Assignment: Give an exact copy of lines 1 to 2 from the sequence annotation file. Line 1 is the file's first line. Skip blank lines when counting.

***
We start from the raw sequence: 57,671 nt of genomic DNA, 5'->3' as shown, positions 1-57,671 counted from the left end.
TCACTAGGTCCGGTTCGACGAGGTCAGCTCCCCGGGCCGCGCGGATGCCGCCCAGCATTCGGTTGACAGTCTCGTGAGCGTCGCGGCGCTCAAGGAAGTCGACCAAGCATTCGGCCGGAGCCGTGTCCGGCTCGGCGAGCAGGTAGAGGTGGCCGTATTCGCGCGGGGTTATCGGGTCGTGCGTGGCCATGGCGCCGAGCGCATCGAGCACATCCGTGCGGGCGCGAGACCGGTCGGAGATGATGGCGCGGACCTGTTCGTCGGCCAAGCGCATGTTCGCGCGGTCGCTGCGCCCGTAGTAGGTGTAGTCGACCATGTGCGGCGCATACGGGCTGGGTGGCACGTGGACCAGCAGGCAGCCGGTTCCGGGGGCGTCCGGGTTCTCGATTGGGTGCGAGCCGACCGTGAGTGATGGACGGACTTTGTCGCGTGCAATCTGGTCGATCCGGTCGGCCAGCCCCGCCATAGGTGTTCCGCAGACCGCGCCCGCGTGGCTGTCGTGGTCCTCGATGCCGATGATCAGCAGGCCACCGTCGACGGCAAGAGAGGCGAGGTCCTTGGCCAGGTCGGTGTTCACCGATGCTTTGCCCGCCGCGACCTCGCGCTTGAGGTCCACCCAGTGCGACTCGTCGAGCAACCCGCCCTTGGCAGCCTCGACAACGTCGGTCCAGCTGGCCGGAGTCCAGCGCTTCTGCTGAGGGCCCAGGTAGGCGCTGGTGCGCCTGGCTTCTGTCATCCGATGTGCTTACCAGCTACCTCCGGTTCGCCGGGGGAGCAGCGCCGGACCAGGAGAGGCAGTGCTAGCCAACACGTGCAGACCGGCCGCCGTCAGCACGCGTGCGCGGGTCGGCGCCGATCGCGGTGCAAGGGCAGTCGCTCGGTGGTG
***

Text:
We start from the raw sequence: 57,671 nt of genomic DNA, 5'->3' as shown, positions 1-57,671 counted from the left end.
TCACTAGGTCCGGTTCGACGAGGTCAGCTCCCCGGGCCGCGCGGATGCCGCCCAGCATTCGGTTGACAGTCTCGTGAGCGTCGCGGCGCTCAAGGAAGTCGACCAAGCATTCGGCCGGAGCCGTGTCCGGCTCGGCGAGCAGGTAGAGGTGGCCGTATTCGCGCGGGGTTATCGGGTCGTGCGTGGCCATGGCGCCGAGCGCATCGAGCACATCCGTGCGGGCGCGAGACCGGTCGGAGATGATGGCGCGGACCTGTTCGTCGGCCAAGCGCATGTTCGCGCGGTCGCTGCGCCCGTAGTAGGTGTAGTCGACCATGTGCGGCGCATACGGGCTGGGTGGCACGTGGACCAGCAGGCAGCCGGTTCCGGGGGCGTCCGGGTTCTCGATTGGGTGCGAGCCGACCGTGAGTGATGGACGGACTTTGTCGCGTGCAATCTGGTCGATCCGGTCGGCCAGCCCCGCCATAGGTGTTCCGCAGACCGCGCCCGCGTGGCTGTCGTGGTCCTCGATGCCGATGATCAGCAGGCCACCGTCGACGGCAAGAGAGGCGAGGTCCTTGGCCAGGTCGGTGTTCACCGATGCTTTGCCCGCCGCGACCTCGCGCTTGAGGTCCACCCAGTGCGACTCGTCGAGCAACCCGCCCTTGGCAGCCTCGACAACGTCGGTCCAGCTGGCCGGAGTCCAGCGCTTCTGCTGAGGGCCCAGGTAGGCGCTGGTGCGCCTGGCTTCTGTCATCCGATGTGCTTACCAGCTACCTCCGGTTCGCCGGGGGAGCAGCGCCGGACCAGGAGAGGCAGTGCTAGCCAACACGTGCAGACCGGCCGCCGTCAGCACGCGTGCGCGGGTCGGCGCCGATCGCGGTGCAAGGGCAGTCGCTCGGTGGTG